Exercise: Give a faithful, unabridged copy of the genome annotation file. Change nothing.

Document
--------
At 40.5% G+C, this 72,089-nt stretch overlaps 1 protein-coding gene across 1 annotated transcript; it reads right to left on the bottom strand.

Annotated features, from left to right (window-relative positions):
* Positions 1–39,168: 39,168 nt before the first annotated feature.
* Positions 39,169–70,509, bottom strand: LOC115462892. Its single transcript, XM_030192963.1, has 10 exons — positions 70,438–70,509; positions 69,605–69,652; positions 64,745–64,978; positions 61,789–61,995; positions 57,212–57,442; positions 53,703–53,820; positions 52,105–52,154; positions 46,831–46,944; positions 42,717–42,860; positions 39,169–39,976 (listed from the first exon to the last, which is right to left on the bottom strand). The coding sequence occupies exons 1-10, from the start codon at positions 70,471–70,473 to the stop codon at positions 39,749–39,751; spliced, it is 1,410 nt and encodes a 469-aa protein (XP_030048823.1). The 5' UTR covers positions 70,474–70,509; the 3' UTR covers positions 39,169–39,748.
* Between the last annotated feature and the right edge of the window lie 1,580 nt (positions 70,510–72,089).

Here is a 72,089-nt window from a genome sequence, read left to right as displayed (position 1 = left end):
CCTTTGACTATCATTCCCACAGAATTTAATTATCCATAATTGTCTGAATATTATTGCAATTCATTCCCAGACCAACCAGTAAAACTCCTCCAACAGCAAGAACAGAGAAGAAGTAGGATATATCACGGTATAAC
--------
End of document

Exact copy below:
At 40.5% G+C, this 72,089-nt stretch overlaps 1 protein-coding gene across 1 annotated transcript; it reads right to left on the bottom strand.

Annotated features, from left to right (window-relative positions):
* Positions 1–39,168: 39,168 nt before the first annotated feature.
* Positions 39,169–70,509, bottom strand: LOC115462892. Its single transcript, XM_030192963.1, has 10 exons — positions 70,438–70,509; positions 69,605–69,652; positions 64,745–64,978; positions 61,789–61,995; positions 57,212–57,442; positions 53,703–53,820; positions 52,105–52,154; positions 46,831–46,944; positions 42,717–42,860; positions 39,169–39,976 (listed from the first exon to the last, which is right to left on the bottom strand). The coding sequence occupies exons 1-10, from the start codon at positions 70,471–70,473 to the stop codon at positions 39,749–39,751; spliced, it is 1,410 nt and encodes a 469-aa protein (XP_030048823.1). The 5' UTR covers positions 70,474–70,509; the 3' UTR covers positions 39,169–39,748.
* Between the last annotated feature and the right edge of the window lie 1,580 nt (positions 70,510–72,089).

Here is a 72,089-nt window from a genome sequence, read left to right as displayed (position 1 = left end):
CCTTTGACTATCATTCCCACAGAATTTAATTATCCATAATTGTCTGAATATTATTGCAATTCATTCCCAGACCAACCAGTAAAACTCCTCCAACAGCAAGAACAGAGAAGAAGTAGGATATATCACGGTATAAC